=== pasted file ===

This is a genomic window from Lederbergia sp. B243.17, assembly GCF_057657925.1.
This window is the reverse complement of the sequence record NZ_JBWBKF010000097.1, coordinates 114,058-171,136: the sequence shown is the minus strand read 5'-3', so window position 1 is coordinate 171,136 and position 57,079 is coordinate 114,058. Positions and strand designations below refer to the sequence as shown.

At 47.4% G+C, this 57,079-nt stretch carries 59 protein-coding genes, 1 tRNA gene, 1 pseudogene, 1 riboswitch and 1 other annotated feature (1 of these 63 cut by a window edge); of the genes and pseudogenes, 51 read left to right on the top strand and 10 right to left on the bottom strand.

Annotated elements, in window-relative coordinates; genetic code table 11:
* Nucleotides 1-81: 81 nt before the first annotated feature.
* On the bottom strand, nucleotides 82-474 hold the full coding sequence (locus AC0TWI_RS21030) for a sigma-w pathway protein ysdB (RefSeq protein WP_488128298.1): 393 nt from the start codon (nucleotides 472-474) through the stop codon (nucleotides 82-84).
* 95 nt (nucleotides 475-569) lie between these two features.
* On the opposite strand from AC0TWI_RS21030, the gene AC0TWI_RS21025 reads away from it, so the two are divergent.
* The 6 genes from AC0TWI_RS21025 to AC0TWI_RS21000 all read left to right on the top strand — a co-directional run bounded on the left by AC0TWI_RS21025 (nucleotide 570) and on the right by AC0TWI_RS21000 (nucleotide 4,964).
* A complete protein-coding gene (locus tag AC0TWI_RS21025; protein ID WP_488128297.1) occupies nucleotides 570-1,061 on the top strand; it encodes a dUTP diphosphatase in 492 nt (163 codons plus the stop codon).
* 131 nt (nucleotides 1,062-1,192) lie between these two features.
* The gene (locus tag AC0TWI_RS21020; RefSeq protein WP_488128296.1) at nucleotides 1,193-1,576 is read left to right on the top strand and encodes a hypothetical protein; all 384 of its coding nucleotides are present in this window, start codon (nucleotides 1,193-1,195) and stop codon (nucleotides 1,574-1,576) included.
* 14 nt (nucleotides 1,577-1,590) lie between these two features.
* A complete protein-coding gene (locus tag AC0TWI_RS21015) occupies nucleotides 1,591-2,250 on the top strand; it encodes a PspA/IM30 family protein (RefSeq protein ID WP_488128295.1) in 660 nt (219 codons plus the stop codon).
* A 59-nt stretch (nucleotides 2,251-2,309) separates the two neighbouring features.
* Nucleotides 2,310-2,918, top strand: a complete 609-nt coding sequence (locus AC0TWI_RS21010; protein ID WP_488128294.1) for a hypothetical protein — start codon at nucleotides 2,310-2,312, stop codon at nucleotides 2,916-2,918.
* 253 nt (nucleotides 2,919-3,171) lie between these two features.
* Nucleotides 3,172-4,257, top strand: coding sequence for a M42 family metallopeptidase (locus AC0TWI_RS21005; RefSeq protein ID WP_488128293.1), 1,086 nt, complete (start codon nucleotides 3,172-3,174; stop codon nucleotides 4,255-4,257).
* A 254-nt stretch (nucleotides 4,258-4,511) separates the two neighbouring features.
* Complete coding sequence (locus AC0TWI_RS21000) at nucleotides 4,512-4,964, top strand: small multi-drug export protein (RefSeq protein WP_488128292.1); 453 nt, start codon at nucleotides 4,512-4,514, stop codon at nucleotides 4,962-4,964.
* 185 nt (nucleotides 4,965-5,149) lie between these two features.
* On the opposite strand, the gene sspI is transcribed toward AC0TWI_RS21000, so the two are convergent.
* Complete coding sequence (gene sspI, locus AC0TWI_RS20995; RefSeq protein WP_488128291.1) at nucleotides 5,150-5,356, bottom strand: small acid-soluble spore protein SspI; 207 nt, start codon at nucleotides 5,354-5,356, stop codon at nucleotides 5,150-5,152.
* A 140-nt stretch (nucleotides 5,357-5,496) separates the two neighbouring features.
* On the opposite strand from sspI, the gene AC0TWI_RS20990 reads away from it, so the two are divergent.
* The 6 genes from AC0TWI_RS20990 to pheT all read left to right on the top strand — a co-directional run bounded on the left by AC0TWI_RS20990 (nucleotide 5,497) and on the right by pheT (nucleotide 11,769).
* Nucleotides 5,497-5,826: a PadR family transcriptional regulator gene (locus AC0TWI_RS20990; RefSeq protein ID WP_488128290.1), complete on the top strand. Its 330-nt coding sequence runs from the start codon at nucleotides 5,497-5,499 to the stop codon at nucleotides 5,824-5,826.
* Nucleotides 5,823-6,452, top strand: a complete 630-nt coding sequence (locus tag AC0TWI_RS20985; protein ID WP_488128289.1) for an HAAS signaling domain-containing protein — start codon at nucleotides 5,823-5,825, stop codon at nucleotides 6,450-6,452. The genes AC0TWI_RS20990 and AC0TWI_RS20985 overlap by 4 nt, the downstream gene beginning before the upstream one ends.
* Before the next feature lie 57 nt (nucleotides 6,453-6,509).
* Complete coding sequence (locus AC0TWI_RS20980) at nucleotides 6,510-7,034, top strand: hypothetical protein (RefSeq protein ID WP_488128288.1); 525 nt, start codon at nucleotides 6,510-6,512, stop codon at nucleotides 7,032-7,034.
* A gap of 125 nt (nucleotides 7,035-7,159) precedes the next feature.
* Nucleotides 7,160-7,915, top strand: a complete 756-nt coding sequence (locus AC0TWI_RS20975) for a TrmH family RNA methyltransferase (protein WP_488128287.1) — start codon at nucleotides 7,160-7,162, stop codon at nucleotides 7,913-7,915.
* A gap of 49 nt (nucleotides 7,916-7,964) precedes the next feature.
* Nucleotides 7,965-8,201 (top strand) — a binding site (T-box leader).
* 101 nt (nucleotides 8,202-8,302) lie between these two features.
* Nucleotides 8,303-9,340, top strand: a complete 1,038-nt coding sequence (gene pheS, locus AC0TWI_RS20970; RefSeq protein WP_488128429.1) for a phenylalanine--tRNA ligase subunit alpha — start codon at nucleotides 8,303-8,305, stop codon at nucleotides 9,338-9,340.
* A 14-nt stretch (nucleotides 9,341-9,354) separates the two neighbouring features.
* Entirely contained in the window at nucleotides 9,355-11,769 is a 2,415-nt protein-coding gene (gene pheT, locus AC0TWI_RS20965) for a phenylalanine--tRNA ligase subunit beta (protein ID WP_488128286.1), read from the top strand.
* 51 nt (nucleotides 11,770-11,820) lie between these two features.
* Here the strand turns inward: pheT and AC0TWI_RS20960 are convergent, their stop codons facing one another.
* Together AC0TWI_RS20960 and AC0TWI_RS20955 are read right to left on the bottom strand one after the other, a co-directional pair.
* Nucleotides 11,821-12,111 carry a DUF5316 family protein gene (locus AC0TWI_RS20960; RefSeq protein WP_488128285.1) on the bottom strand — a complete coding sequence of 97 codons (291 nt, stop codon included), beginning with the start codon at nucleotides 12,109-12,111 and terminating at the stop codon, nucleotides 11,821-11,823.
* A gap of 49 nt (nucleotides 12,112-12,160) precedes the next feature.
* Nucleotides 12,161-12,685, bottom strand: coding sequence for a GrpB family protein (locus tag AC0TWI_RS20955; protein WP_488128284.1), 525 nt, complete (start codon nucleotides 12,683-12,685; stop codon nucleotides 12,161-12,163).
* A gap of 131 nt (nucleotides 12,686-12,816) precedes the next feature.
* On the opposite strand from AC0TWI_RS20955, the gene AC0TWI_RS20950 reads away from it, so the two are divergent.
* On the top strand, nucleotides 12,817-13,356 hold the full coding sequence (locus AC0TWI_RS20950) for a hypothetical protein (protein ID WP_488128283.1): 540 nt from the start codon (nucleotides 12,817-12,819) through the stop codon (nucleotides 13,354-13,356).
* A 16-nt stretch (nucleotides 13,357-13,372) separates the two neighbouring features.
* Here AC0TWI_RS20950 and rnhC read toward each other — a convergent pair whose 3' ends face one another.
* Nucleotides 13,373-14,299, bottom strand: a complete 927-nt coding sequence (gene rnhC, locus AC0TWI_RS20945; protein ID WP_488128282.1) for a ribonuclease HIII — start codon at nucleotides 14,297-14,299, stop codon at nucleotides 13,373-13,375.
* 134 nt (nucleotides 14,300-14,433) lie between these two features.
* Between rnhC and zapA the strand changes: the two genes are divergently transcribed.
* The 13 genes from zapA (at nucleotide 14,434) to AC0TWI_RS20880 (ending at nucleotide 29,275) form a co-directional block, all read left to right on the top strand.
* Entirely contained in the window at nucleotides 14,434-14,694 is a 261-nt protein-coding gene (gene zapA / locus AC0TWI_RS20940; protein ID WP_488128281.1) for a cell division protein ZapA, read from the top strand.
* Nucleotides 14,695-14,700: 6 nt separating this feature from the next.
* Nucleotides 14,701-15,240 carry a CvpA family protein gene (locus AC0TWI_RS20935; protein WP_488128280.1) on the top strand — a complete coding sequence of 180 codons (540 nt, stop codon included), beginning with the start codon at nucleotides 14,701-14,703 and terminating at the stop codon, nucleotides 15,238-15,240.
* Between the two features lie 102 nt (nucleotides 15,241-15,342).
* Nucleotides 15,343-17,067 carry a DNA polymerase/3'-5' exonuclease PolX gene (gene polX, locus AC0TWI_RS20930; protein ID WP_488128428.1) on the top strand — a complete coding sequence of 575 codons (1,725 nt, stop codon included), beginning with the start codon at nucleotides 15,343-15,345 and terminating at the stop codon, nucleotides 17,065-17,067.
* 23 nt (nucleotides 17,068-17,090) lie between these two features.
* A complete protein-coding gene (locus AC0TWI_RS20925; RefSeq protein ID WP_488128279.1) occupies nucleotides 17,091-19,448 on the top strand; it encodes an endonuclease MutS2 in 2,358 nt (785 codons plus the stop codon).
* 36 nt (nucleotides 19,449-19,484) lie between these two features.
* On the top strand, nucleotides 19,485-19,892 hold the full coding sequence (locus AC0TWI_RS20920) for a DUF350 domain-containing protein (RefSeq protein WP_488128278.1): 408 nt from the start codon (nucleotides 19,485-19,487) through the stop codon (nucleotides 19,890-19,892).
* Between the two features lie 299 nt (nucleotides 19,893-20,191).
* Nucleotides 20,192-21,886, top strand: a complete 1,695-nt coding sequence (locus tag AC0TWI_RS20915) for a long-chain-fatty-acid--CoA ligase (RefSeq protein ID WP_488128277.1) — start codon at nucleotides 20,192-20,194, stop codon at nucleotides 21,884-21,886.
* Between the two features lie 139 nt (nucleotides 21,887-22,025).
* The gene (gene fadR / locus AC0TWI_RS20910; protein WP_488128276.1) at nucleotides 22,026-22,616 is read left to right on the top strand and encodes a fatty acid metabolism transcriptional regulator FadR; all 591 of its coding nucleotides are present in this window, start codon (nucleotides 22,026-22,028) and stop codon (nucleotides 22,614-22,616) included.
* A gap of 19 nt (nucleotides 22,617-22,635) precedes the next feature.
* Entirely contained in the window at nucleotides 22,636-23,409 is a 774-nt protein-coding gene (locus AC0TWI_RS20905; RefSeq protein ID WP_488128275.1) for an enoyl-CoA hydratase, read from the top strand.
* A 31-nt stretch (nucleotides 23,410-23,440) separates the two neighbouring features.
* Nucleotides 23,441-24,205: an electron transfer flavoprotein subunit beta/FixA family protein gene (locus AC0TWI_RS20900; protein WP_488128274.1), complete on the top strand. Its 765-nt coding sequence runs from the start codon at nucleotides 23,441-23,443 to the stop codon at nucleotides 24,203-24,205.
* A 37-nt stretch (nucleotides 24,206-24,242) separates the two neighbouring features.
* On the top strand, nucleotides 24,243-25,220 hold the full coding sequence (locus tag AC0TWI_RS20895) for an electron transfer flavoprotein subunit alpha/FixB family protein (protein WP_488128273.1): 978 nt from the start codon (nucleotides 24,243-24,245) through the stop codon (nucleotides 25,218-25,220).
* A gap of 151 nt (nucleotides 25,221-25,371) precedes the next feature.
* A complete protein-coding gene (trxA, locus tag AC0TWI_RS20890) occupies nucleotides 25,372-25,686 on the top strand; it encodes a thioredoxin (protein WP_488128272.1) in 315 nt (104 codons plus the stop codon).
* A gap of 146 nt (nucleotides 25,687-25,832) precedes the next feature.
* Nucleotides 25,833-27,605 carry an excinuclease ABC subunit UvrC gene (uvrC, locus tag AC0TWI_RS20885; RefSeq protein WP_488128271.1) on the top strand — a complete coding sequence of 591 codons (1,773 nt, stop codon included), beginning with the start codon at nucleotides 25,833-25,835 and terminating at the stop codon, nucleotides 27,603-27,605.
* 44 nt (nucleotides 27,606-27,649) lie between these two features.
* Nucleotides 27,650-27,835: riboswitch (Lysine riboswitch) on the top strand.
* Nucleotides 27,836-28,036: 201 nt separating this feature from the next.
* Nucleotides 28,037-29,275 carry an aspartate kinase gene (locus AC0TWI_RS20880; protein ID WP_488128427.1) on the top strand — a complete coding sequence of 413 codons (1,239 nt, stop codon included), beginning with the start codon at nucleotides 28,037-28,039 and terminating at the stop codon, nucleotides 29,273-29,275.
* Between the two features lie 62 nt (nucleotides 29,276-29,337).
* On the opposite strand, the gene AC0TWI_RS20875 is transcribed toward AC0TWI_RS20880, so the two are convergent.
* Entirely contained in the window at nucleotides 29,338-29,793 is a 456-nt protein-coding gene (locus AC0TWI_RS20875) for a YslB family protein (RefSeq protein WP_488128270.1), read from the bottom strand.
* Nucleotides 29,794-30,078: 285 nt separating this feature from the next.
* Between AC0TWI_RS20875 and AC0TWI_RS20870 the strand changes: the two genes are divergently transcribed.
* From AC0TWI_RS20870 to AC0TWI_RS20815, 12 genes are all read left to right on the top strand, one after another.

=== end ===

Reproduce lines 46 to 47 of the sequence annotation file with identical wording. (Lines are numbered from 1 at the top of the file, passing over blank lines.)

* On the opposite strand from AC0TWI_RS20955, the gene AC0TWI_RS20950 reads away from it, so the two are divergent.
* On the top strand, nucleotides 12,817-13,356 hold the full coding sequence (locus AC0TWI_RS20950) for a hypothetical protein (protein ID WP_488128283.1): 540 nt from the start codon (nucleotides 12,817-12,819) through the stop codon (nucleotides 13,354-13,356).